While Automotive Supply Chain Headaches Drag On, Buyers & Sellers Prepare for a Busy Year of Dealmaking in 2022

Feb 2022

Automakers and suppliers were forced to cope with unique supply chain challenges in 2021, driving significant disruption to production and resulting in levels of inventory at unseen historic lows. These strains on the supply chain drove lower revenue and profitability, which ultimately impacted deal activity in 2021 for many investors. However, with an improving outlook for 2022, a strong level of M&A activity is expected this year and beyond. We expect OEMs will pressure suppliers to restore inventory levels, suggesting a strong level of production in 2023-2025 that will generate higher levels of dealmaking in anticipation of this recovery.



Supply chain challenges in the semiconductor area at the start of 2022 can largely be tied to several extraordinary events that rocked semiconductor manufacturers last year. The devastating winter storms that swept Texas in February 2021 caused factory shutdowns for chipmakers, while a March fire at a factory in Japan destroyed stock and rendered the facility inactive for a period. Furthermore, during the COVID-19 shutdown of the auto industry globally in Q2 2020, Tier 1 suppliers cut chip orders by 50% based on their assessment of likely vehicle production schedules post-COVID-19. This cutback in orders caused chip manufacturers to shift production to more profitable chips used in consumer electronics, where demand increased significantly during lockdown, as opposed to a majority of the chips used in the auto industry, which are of lower value.

This chip shortage left OEMs with no choice but to slow or even stop production of vehicles, sending aftershocks through automakers globally with estimates of the lost volume in 2021 resulting from the chip shortage at over 10 million vehicles. However, although the chip shortage is expected to linger at least until the second half of 2022, the outlook this year is more stable.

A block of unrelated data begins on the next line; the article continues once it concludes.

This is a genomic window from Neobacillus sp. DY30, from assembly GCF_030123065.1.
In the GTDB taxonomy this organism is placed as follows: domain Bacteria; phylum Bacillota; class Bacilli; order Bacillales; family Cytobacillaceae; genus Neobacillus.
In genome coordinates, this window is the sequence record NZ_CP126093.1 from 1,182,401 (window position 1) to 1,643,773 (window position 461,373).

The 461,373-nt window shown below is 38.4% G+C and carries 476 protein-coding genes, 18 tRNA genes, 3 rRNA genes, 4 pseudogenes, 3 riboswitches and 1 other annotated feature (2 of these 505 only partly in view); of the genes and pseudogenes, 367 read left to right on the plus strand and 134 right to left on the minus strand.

In response, governments around the world have taken action to provide investment in the development of semiconductors. In the U.S., the Biden administration continues to urge Congress to approve funding to support the American chip industry, with the House of Representatives introducing a bill last month that included $52 billion to subsidize semiconductor manufacturing and research. The European Union committed $160 billion of COVID-19 recovery funds to developing tech capabilities, including semiconductor manufacturing. In South Korea, chipmakers’ plans to invest $450 billion through 2030 to boost competitiveness are accompanied by government tax breaks.

Governments are also intervening on some M&A deals considering the chip shortage, looking to safeguard their domestic semiconductor manufacturing capabilities. Earlier in 2021, the U.K.’s largest chip factory announced it sale to a Chinese chipmaker. While the sale was ultimately completed in August, Prime Minister Boris Johnson stepped in to pledge a review of the acquisition in July, citing domestic semiconductor supply chains as a matter of national security.


Alongside the chip shortage, the prices of raw materials have proven extremely volatile, driving manufacturing costs up. From the steel used in the body of a vehicle, to aluminum and copper, and resins and paint in bumpers and other areas, automakers are feeling the crunch as they face the highest raw material cost per U.S. vehicle since 2011 with a similar situation in the European market. Steel prices in Western Europe have nearly doubled from €510 per ton for hot strip in Q3 2020 to €918 per ton as of January 10, 2022.